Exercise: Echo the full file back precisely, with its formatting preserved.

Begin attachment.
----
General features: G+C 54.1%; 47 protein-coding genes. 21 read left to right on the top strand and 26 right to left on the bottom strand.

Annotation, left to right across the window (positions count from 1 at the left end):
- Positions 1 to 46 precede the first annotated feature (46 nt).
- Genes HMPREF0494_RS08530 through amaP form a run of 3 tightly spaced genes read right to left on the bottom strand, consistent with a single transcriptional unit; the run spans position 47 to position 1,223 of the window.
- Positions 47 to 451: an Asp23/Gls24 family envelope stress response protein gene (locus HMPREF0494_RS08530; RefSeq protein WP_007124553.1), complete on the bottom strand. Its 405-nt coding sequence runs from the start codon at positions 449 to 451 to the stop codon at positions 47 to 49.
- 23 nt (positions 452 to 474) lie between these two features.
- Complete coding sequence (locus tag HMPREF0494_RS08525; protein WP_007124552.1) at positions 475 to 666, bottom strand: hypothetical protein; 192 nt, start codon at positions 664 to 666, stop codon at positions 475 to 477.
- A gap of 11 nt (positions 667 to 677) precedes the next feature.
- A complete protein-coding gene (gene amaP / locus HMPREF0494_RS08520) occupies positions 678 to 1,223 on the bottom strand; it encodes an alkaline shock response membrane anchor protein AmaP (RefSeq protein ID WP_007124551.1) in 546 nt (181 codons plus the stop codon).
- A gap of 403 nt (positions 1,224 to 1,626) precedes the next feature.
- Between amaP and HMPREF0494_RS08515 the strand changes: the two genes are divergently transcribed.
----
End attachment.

General features: G+C 54.1%; 47 protein-coding genes. 21 read left to right on the top strand and 26 right to left on the bottom strand.

Annotation, left to right across the window (positions count from 1 at the left end):
- Positions 1 to 46 precede the first annotated feature (46 nt).
- Genes HMPREF0494_RS08530 through amaP form a run of 3 tightly spaced genes read right to left on the bottom strand, consistent with a single transcriptional unit; the run spans position 47 to position 1,223 of the window.
- Positions 47 to 451: an Asp23/Gls24 family envelope stress response protein gene (locus HMPREF0494_RS08530; RefSeq protein WP_007124553.1), complete on the bottom strand. Its 405-nt coding sequence runs from the start codon at positions 449 to 451 to the stop codon at positions 47 to 49.
- 23 nt (positions 452 to 474) lie between these two features.
- Complete coding sequence (locus tag HMPREF0494_RS08525; protein WP_007124552.1) at positions 475 to 666, bottom strand: hypothetical protein; 192 nt, start codon at positions 664 to 666, stop codon at positions 475 to 477.
- A gap of 11 nt (positions 667 to 677) precedes the next feature.
- A complete protein-coding gene (gene amaP / locus HMPREF0494_RS08520) occupies positions 678 to 1,223 on the bottom strand; it encodes an alkaline shock response membrane anchor protein AmaP (RefSeq protein ID WP_007124551.1) in 546 nt (181 codons plus the stop codon).
- A gap of 403 nt (positions 1,224 to 1,626) precedes the next feature.
- Between amaP and HMPREF0494_RS08515 the strand changes: the two genes are divergently transcribed.